"It's not good for anybody," Burnett said. "I've been through it, so I'll give him as much insight as I can about how it's important to come back strong. But it's a tough break for him. We're all going to miss him as long as he's out, but he'll work hard and get his rehab done and come back strong."
Marcum now joins starter Dustin McGowan, who had right shoulder surgery in July and will likely not return until at least May of next year. Should Burnett leave the team, it would assure that Toronto (82-72) would be without three of its '08 starters on Opening Day of next season.
Perhaps realizing the importance of the situation, Jays general manager J.P. Ricciardi has said that the club would be willing to extend Burnett's contract in an effort to convince him to stay in Toronto. The GM did note however, that the franchise wouldn't be drawn into a bidding war for his services.
When questioned following his start on Friday, Burnett was still non-committal about the issue, but he did acknowledge that Ricciardi's intentions could influence his decision.
"When I start thinking about it, it might," Burnett said. "I still got another start for the season to end. My plans, my goals are to finish out a healthy season. And then we'll go from there."
Is it good news, though, that the Jays are willing to renegotiate?
"Absolutely," replied Burnett, "but like I said, I'm not worried about any of that. I've got another start and when all that is said and done, then we'll start worrying about that."
Should Burnett decide to leave the two years and $24 million left on his contract, he would likely be able to command an even larger paycheck, given his strong season.
A pitcher who has dealt with various injuries over his career, Burnett has been fully healthy this year as his numbers can attest. The right-hander has amassed career highs in most major pitching categories, including wins (18), innings pitched (213 1/3) and strikeouts (220).
What can also make Burnett particularly enticing to possible free-agent suitors is that he has seemed to get better as the season has rolled on.
"I've got another start and when all that is said and done, then we'll start worrying about that."
-- A.J. Burnett, on the possibility of becoming a free agent this offseason
The 31-year-old is 8-1 with a 3.06 ERA over his past 12 starts. During that span, he has allowed just 70 hits over 79 1/3 innings, while striking out 88 batters.
Should those impressive numbers leave the Blue Jays pitching staff, manager Cito Gaston would undoubtedly have a hard time replacing them.
"It still has to depend on A.J," Gaston said. "What he wants to do. Certainly it's not us, it's him. He's always been important, but like I said, it's his call. It's not my call, it's his call.
"He's important if he stays, but if he goes, there's not much we could do about that."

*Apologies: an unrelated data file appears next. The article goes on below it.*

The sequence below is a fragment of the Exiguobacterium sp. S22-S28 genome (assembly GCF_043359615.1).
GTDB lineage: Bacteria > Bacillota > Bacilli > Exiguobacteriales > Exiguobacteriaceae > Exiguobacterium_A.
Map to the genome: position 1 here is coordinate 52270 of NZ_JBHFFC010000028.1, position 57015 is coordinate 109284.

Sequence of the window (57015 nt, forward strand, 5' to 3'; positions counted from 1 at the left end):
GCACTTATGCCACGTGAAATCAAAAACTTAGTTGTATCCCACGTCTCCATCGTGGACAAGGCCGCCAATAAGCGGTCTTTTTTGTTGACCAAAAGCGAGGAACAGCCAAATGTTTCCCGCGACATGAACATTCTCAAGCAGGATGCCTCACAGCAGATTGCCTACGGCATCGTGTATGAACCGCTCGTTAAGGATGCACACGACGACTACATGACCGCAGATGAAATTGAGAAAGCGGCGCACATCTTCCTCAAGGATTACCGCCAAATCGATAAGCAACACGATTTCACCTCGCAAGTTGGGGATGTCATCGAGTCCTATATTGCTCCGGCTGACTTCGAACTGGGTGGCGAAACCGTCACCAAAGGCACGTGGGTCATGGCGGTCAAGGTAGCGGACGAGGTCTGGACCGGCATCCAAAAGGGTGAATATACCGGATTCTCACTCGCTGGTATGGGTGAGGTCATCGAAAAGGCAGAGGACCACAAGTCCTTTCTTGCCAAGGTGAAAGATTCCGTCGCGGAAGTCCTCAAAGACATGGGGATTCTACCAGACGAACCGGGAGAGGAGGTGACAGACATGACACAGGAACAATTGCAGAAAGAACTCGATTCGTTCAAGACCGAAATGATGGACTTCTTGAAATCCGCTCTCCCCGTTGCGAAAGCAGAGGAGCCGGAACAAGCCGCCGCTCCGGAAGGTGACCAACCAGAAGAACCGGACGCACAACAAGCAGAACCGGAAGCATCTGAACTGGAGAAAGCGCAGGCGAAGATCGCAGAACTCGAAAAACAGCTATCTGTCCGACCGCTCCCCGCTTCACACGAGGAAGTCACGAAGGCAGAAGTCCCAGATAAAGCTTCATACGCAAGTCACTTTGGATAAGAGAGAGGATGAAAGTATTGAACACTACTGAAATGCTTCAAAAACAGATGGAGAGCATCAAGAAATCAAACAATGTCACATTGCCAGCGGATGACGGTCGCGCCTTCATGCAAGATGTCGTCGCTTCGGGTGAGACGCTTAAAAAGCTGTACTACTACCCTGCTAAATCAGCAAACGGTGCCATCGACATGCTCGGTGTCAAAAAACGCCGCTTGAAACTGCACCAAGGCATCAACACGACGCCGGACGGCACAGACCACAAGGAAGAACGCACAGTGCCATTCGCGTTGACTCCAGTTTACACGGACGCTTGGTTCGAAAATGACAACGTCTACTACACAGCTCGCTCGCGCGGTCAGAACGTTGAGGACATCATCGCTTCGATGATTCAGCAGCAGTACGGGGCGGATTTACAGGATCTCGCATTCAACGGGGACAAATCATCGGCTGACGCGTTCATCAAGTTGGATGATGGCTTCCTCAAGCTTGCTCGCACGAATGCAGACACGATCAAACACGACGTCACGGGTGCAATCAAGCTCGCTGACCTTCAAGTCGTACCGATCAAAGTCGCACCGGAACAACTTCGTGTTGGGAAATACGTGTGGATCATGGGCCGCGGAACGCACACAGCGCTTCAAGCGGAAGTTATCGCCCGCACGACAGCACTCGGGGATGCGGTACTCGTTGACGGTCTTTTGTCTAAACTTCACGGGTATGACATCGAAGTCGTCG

In Friday's contest, Burnett needed a season-high 121 pitches to get through his seven innings. He was given an early lead by the Toronto offense, which produced two runs in the second inning on a trio of consecutive doubles from Scott Rolen, Gregg Zaun and Travis Snider.
In the fifth inning though, Boston (90-62) was able to storm back with three runs against Burnett, partially due to an umpire's ruling, which the Jays believed to be incorrect.
With two outs and runners on first and third base, Burnett squared off against Boston slugger Kevin Youkilis. On a 2-2 pitch, Burnett's offering forced the hitter to check his swing. When the Jays appealed the call, first-base umpire Jim Reynolds ruled that Youkilis' bat did not in fact cross the plate and that the inning was to continue.
Youkilis lined the next pitch into center field for an RBI single and was followed by Sean Casey, whose double drove in two more runs to push Boston's lead to 3-2.
Gaston was clearly unhappy with the call.
"It is hard," said the manager. "There's nothing you can do about it. It's not going to change it. Definitely it looked like he missed it."
The Jays were able to tie the game in the bottom of the fifth on Marco Scutaro's double to right-center field, but surrendered the lead yet again in the eighth inning, this time for good.
In the eighth inning left-hander Brian Tallet entered the game in relief of Burnett. Tallet subsequently allowed a single and a walk, then gave way to right-hander Shawn Camp, who promptly issued a free pass to Red Sox shortstop Jed Lowrie, loading the bases. Jason Varitek proceeded to drive in the go-ahead run with his fielder's-choice grounder.
"We walked some guys late in the ballgame, which you can't do, because that's nothing but trouble and it ends up being the winning run," Gaston said. "We didn't get the job done coming out of the bullpen tonight."
When Burnett takes the mound next Thursday against the Yankees, he could possibly be making his final appearance in a Blue Jays uniform. The starter ruled out the possibility of going on three day's rest to pitch the last game of the season, in an attempt to win 20 games this year.
"I'll settle for 19," he said. "I'm not going to go on three day's rest for that. I'm just going to go on my next start. We've got the Yankees coming up, so I'll prepare for that."